Use this URL to cite or link to this record in EThOS: http://ethos.bl.uk/OrderDetails.do?uin=uk.bl.ethos.692849
Title: Aristotle's Poetics in Renaissance England
Author: Lazarus, Micha David Swade
Awarding Body: University of Oxford
Current Institution: University of Oxford
Date of Award: 2013
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Abstract:
This thesis brings to light evidence for the circulation and first-hand reception of Aristotle's Poetics in sixteenth-century England. Though the Poetics upended literary thinking on the Continent in the period, it has long been considered either unavailable in England, linguistically inaccessible to the Greekless English, or thoroughly mediated for English readers by Italian criticism. This thesis revisits the evidentiary basis for each of these claims in turn. A survey of surviving English booklists and library catalogues, set against the work's comprehensive sixteenth-century print-history, demonstrates that the Poetics was owned by and readily accessible to interested readers; two appendices list verifiable and probable owners of the Poetics respectively. Detailed philological analysis of passages from Sir Philip Sidney’s Defence of Poesie proves that he translated directly from the Greek; his and his contemporaries' reading methods indicate the text circulated bilingually as standard. Nor was Sidney’s polyglot access unusual in literary circles: re-examination of the history of Greek education in sixteenth-century England indicates that Greek literacy was higher and more widespread than traditional histories of scholarship have allowed. On the question of mediation, a critical historiography makes clear that the inherited assumption of English reliance on Italian intermediaries for classical criticism has drifted far from the primary evidence. Under these reconstituted historical conditions, some of the outstanding episodes in the sixteenth-century English reception of the Poetics from John Cheke and Roger Ascham in the 1540s to Sidney and John Harington in the 1580s and 1590s are reconsidered as articulate evidence of reading, thinking about, and responding to Aristotle's defining contribution to Renaissance literary thought.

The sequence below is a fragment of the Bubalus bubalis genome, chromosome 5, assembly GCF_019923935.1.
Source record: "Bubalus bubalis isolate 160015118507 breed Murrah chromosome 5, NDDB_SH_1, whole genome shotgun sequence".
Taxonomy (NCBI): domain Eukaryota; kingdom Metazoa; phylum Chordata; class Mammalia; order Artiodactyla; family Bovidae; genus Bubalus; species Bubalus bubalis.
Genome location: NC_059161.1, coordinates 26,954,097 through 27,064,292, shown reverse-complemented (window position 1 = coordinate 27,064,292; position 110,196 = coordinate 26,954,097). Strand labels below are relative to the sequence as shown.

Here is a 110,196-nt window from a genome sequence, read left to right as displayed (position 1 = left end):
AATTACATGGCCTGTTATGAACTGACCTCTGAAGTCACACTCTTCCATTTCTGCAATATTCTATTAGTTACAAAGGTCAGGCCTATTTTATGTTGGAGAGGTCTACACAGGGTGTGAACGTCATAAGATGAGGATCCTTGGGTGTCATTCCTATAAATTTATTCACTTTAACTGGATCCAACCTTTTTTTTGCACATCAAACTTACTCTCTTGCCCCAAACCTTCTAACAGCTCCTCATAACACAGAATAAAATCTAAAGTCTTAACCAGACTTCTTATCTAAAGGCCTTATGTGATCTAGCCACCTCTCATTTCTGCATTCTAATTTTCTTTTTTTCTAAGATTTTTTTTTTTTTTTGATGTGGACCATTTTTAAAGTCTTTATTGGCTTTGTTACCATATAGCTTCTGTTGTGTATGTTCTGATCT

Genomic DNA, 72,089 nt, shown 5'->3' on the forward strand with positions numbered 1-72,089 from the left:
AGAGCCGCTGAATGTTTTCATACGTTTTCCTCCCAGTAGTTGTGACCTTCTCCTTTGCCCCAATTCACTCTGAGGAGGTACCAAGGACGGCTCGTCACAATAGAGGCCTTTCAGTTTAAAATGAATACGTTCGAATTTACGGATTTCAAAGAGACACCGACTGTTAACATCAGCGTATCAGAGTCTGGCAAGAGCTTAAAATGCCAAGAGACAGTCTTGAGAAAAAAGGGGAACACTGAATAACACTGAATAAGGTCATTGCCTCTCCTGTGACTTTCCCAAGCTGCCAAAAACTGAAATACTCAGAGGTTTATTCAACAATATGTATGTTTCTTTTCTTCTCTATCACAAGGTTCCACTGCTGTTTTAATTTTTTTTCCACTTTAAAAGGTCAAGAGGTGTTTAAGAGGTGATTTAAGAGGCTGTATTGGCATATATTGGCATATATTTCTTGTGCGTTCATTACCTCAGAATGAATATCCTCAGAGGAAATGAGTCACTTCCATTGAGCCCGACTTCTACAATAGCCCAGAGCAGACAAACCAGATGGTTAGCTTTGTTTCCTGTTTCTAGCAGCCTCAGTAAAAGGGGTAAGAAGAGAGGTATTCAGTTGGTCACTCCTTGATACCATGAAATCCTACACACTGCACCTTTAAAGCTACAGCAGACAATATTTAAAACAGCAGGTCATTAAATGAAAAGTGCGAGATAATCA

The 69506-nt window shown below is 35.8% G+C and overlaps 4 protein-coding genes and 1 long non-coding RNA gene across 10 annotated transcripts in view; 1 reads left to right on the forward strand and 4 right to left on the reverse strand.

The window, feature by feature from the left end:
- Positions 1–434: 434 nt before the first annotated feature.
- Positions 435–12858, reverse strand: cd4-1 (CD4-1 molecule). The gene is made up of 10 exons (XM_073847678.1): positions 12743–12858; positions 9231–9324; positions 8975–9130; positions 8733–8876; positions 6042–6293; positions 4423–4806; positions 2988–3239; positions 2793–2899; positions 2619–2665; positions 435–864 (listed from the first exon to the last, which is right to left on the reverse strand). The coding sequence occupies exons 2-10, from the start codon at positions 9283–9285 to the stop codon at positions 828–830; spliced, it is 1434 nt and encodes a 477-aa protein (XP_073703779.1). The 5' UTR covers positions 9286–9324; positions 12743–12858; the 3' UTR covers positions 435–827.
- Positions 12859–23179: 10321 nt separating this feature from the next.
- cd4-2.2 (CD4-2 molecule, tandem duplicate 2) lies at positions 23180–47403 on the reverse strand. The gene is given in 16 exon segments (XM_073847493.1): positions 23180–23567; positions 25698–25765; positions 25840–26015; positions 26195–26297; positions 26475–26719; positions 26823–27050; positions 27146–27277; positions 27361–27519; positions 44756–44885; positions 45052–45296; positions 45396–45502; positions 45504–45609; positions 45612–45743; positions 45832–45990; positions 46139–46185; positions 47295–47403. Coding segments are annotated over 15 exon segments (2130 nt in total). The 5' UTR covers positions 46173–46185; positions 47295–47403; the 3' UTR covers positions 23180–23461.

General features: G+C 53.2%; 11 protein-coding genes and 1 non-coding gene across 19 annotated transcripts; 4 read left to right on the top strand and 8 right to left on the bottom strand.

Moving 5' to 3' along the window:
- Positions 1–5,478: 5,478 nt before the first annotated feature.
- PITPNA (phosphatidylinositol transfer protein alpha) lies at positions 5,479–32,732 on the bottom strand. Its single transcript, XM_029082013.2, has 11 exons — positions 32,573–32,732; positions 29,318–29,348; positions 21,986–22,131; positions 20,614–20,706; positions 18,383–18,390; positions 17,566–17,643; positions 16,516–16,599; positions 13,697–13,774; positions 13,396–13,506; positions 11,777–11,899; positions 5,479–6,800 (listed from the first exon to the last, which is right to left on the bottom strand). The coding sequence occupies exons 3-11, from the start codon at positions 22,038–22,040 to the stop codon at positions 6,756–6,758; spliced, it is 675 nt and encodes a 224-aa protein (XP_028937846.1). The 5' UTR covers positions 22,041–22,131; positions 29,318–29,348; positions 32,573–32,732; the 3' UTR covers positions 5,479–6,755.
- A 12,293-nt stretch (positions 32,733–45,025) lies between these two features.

Supervisor: McCabe, Richard Sponsor: Arts and Humanities Research Council
Qualification Name: Thesis (Ph.D.) Qualification Level: Doctoral
EThOS ID: uk.bl.ethos.692849  DOI: Not available
Keywords: Early modern English literature (1550-1780) ; History of the book ; Hellenic (Classical Greek) literature ; Intellectual History ; Philip Sidney ; literary theory ; classical reception ; classical education
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